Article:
Life gets so messy. The older we get, the messier it seems. In 34 years my heart has been crushed, lifted, divided, lost, shattered and redeemed many times over. My heart; it is a weathered and worn thing that knows so much more than I.
I heard a saying once that having children is like forever letting your heart walk around outside of your body. That sums it up as best as anything I know. I remember feeling this exact thing shortly after my daughter was born. It was both wonderful and terrifying in equal measures. I finally felt love in its most pure form, and I also knew I had no control over it whatsoever. What a dichotomous thing this parent/child relationship can be.
Both of my children have been difficult sleepers. Both were colic and both still resist sleeping as if it were the worst thing to ever happen to them. Who knows? Maybe in their world, it is? I have spent hundreds of nights holding them in pitch-black rooms humming, bouncing, shifting from foot to foot, willing them to sleep with my mind. Most nights I have taken this for granted: lost in thought of what still needs to be done that day.
But last night, as I held my 15 month old son’s limp body in my arms in his pitch-black room, I remembered the one thing that never fails to bring me into presence with him. He is likely my last baby.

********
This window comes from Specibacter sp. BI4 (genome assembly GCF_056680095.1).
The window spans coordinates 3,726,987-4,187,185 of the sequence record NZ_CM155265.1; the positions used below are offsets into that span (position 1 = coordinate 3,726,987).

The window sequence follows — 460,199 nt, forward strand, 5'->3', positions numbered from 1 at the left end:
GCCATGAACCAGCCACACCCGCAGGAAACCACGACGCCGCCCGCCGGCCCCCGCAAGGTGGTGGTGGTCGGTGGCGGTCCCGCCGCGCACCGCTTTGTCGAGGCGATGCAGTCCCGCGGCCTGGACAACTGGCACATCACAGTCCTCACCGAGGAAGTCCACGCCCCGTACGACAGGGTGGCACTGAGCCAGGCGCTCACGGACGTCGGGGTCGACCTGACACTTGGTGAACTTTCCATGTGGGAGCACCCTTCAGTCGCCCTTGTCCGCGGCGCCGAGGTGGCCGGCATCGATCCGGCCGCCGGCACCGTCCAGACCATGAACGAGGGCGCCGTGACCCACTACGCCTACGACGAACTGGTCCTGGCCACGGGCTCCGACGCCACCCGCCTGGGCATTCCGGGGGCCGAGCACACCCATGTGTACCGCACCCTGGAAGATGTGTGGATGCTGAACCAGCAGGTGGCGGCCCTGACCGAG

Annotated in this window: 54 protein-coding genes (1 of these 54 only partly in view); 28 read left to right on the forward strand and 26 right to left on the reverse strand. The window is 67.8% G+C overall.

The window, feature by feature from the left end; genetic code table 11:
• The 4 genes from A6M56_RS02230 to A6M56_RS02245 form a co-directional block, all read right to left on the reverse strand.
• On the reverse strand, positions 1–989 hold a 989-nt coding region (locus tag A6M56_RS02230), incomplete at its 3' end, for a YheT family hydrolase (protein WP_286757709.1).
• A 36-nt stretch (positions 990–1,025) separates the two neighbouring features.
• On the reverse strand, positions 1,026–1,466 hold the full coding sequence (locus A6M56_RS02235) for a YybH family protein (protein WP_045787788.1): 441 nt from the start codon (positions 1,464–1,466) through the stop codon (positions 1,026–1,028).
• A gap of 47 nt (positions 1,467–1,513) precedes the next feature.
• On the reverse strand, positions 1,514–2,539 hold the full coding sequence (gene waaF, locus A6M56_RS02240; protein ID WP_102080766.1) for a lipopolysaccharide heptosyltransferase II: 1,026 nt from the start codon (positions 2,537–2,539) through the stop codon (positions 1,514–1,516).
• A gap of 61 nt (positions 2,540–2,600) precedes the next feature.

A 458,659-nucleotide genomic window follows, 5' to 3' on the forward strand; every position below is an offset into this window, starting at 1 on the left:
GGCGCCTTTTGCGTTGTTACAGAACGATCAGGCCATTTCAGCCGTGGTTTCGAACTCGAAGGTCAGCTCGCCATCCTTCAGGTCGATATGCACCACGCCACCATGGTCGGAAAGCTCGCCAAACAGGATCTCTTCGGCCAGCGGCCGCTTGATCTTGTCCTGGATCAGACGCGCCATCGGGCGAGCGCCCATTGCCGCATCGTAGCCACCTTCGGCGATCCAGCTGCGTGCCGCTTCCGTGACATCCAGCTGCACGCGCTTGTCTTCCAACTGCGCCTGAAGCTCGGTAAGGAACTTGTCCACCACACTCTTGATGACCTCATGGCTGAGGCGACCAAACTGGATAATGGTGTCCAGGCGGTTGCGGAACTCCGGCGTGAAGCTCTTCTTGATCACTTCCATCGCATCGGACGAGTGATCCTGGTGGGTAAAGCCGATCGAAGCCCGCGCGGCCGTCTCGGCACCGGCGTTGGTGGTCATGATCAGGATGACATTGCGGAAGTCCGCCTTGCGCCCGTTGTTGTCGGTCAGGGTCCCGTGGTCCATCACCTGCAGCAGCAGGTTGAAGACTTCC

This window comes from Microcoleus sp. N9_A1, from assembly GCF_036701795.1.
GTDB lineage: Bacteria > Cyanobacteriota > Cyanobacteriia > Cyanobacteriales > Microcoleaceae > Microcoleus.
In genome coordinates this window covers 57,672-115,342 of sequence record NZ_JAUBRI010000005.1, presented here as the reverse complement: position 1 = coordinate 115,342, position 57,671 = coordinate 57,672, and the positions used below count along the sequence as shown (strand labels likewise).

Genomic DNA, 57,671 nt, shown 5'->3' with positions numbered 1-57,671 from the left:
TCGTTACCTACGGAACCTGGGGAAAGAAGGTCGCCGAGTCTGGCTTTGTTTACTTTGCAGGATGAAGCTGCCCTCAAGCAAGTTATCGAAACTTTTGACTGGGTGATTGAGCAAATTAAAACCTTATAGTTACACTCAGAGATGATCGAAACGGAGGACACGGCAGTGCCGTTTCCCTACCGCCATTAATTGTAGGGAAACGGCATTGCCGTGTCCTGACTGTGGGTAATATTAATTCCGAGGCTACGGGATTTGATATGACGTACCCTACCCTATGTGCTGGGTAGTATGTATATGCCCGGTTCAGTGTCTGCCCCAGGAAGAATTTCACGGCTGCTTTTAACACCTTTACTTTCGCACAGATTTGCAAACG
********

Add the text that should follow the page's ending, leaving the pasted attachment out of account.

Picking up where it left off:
As I stopped my mind from thinking about the laundry that must be folded and the dishes in the sink, I came–my heart came to be inside that room with him. There was no light and the only sound was the humming of a fan. I had no thoughts to distract me from that moment; it was just me, holding him–his heart wrapped in mine-all inside my arms. It was as complete a feeling as I can imagine.
He is not even two. His life is not messy. His heart is not fractured in the slightest way and he does not worry about all the toys he has yet to play with the next day. He is as whole and pure as each of us are when we come into this world. He and his sister, they are present with me always. Their needs are many, but they are basic and easily fulfilled. They do not fret about tomorrow or yesterday and this child’s perspective is a gift I get everyday.
While holding him I felt a quick pang of sadness that he will be my last. That my days of holding his whole heart in my arms are numbered. That there will be a day when I look at him and I know his thoughts and his whole heart are not in the room with me, but divided.
Knowing that these are things I cannot control, I tried to focus on something bigger than worry… this moment, and my gratitude for it. Grateful that I am able to hold all of him, his whole heart and mine inside my arms, inside one dark room, if only for a few minutes each night as he drifts off to sleep.
Holding your sleeping child in your arms is a powerful thing. I obviously don’t know this… but my heart does. And for that, I am eternally grateful.